What is a "sharrow"? I couldn't find it in the dictionary.
Eli, what was your take on the meeting?
Apparently a sharrow is an arrow painted on the street that means "share this lane". Share + arrow. In other words, fuck all diddly.
Does the city have any other plans to accomodate other tiny, scofflaw minorities?
A "sharrow" is a big arrow painted on the road that reminds motorists the share the space with cyclists. It also sort-of demarcates a lane in which the cyclists should ride.
Click here for more.
As for my take on the meeting... Well, I wasn't able to go. Sorry. But I'm sure more than a few Slog readers were there. Maybe they can tell us more.
Like much of this plan, a "sharrow" is well-intentioned way to lure bicyclists into a false sense of security until WHAM, someone makes a right hand turn or opens a car door.
I'd rather see the money spent on a smaller system of dedicated bike paths than all of these sharrows and bike lanes.
Fnarf, do you have a life outside of commenting on EVERY single Stranger slog post?
I bet you are lot of fun at parties.
While I think road diets are utter idiocy (especially on arterials), a lot of the other ideas are great - particularly designated bike bridges over I-5 and the Ballard Bridge corridor.
FNARF is the best commenter on this blog. He's just doing what he's good at.
Wow. Fnarf has a lot to be proud of then Sean. Must be a nice life.
I was at the meeting last night. And the first meeting a couple of months ago.
The plan goes way, way beyond the "21 miles of new trail" upon which the Times article focuses. The intention is to mainly use existing roadways and make them more bike-friendly, with a goal of expanding bike arterials to something around 250 miles within the City. Currently it's around 40 miles, I think.
There were a lot of complaints from cyclists about sharrows, restriping and road diets, since these simply put bikes onto the same roads as cars. But let's get real: There's no way we're going to get bicycle-dedicated roadways criss-crossing Seattle. At least not right away.
What we CAN do right now is make folks in cars more aware of bicyclists -- sharrows do this. And give bikers more room -- road diets acheive this.
Route signage is another aspect that is being focused on. Not only will this help cyclists find there way from point-to-point, it's an added reminder to drivers that bikes exist on these particular routes and roads.
Years from now (once this plan has some momentum), I hope we can focus on getting rid of on-street parking ("car storage" I heard one guy refer to it as) on non-commercial streets like Dexter and create much safer bike lanes.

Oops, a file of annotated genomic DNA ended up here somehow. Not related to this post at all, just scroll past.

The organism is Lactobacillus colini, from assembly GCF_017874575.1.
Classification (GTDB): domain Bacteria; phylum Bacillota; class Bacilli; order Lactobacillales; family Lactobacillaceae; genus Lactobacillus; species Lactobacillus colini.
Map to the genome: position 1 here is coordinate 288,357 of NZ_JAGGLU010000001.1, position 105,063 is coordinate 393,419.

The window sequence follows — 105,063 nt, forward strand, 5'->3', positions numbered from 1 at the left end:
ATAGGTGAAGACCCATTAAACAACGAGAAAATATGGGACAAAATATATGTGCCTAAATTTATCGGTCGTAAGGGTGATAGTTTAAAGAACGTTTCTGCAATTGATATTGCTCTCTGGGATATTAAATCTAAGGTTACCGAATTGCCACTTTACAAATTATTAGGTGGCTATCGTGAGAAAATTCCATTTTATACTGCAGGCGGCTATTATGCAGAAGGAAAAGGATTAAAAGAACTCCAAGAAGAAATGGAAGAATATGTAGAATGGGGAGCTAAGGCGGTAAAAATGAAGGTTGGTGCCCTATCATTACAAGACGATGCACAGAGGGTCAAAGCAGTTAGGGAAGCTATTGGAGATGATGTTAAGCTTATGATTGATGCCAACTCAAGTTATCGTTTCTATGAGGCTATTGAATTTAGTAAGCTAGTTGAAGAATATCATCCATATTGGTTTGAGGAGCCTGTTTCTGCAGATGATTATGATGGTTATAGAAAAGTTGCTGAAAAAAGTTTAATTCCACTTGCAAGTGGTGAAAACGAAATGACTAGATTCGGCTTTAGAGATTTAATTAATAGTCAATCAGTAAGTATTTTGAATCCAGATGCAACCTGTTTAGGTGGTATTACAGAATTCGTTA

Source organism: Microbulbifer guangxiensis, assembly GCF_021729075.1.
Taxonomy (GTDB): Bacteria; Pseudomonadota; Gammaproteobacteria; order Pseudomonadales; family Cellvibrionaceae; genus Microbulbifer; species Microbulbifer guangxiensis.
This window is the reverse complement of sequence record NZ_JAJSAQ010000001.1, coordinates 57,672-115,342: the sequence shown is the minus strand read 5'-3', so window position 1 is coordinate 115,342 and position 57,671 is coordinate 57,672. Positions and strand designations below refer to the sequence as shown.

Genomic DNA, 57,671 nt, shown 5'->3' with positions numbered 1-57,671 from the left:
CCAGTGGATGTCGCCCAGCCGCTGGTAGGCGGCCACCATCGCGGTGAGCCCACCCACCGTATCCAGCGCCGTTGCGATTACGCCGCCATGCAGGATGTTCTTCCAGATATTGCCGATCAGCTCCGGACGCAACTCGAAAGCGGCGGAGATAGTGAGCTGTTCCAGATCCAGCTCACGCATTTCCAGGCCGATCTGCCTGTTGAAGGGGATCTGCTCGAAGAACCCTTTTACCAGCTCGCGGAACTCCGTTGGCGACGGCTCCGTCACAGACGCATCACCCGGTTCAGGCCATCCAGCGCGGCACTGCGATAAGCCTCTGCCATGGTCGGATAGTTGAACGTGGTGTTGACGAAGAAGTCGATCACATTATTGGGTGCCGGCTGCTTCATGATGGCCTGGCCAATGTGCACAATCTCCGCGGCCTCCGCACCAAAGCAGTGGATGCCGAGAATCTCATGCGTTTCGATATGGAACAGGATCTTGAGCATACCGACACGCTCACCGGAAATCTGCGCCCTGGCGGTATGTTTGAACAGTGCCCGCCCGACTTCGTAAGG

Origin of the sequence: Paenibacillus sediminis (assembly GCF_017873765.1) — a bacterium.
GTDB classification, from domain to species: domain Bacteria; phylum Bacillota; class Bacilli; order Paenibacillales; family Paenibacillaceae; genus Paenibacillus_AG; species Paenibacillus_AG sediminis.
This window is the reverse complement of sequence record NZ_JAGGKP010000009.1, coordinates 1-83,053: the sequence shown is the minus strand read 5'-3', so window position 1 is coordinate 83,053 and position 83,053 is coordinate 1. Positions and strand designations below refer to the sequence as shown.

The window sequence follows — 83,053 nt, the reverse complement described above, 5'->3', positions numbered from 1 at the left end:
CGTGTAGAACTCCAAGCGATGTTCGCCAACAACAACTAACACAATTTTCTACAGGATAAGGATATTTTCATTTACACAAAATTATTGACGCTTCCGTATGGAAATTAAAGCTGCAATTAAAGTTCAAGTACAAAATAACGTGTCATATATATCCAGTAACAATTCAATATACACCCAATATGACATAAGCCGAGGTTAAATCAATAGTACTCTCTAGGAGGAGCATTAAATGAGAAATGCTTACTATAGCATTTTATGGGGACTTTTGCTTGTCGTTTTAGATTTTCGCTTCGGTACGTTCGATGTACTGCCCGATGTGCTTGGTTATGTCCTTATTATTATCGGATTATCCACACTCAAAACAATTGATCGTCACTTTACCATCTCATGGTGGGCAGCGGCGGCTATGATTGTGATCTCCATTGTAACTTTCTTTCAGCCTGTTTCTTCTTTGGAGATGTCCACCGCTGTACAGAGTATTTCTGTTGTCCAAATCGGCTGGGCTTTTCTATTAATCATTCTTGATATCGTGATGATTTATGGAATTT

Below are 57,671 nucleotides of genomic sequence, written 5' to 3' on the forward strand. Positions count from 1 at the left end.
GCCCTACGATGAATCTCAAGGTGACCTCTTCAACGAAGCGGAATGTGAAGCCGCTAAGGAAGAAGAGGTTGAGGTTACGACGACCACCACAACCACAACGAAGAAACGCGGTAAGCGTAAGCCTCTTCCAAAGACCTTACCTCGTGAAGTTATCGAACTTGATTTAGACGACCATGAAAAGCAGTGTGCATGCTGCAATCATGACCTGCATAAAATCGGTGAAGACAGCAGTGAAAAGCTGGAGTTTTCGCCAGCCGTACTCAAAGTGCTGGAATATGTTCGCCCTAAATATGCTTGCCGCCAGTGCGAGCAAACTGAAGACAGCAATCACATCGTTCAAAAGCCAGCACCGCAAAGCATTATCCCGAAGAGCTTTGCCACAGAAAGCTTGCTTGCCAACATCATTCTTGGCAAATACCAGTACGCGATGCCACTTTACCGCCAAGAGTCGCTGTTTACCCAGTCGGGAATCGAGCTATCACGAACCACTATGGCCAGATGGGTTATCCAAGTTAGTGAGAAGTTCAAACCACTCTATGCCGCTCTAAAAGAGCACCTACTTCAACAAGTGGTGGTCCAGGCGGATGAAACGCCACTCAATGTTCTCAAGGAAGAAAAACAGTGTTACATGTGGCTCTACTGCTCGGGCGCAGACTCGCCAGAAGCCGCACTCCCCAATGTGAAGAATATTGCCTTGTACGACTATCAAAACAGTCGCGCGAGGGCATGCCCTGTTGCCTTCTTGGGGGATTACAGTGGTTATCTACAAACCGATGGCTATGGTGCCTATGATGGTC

Yes, I know, it's "their".
Oh, and Jeff: I'm DYNAMITE at parties. You couldn't handle me at parties.
Do you introduce yourself as: 'Hey I'm Fnarf, yeah I comment on every Stranger slog post. I'm that guy."
I bet that slays.
I'm still undecided about Sharrows. They work OK on Pine, but I suspect some places it would be a farce to have them.
Any talk about making auto traffic stop at crossings with the Burke by the UW?
Does Pine have sharrows? If so, they're new. All I've seen is a regular bike lane.
The only sharrows I know of in Seattle are by the Fred Meyer in Fre-lard. Those sharrows are tiny. The proposed sharrows will be much larger and more visible to drivers.
Maybe it is on Pike. Somewhere East of Melrose...
Heh. I'll look for them tonight.
The ideal sharrow is almost a full lane width. Check out the size of the ones they put in Portland:
I'm curious if the tone of the meeting in South Seattle is similar to that in Ballard. Bike accomdations south of I-90 are largely a joke.
While we're all busy 'sharrowing' each other (?), how about street signage on the Burke-Gilman, so you know which streets you're crossing. You know, like normal vehicles get.
I'm for almost any improvements to the bicycle sitch in town. ESPECIALLY truly safe routes parallelling 15th-Ave-Ballard-Bridge, and Aurora, and Rainier Ave. conduits. Coming from Michigan, Seattle has kick-ass bicycle accomodations. Yeah, they're not 100% perfect, but they're over-all pretty good.
Build more consistant and safe routes through the city, esp. to downtown, and more people will try bicycling. Just no back-pedalling on what we've already got. 'k? Thx.
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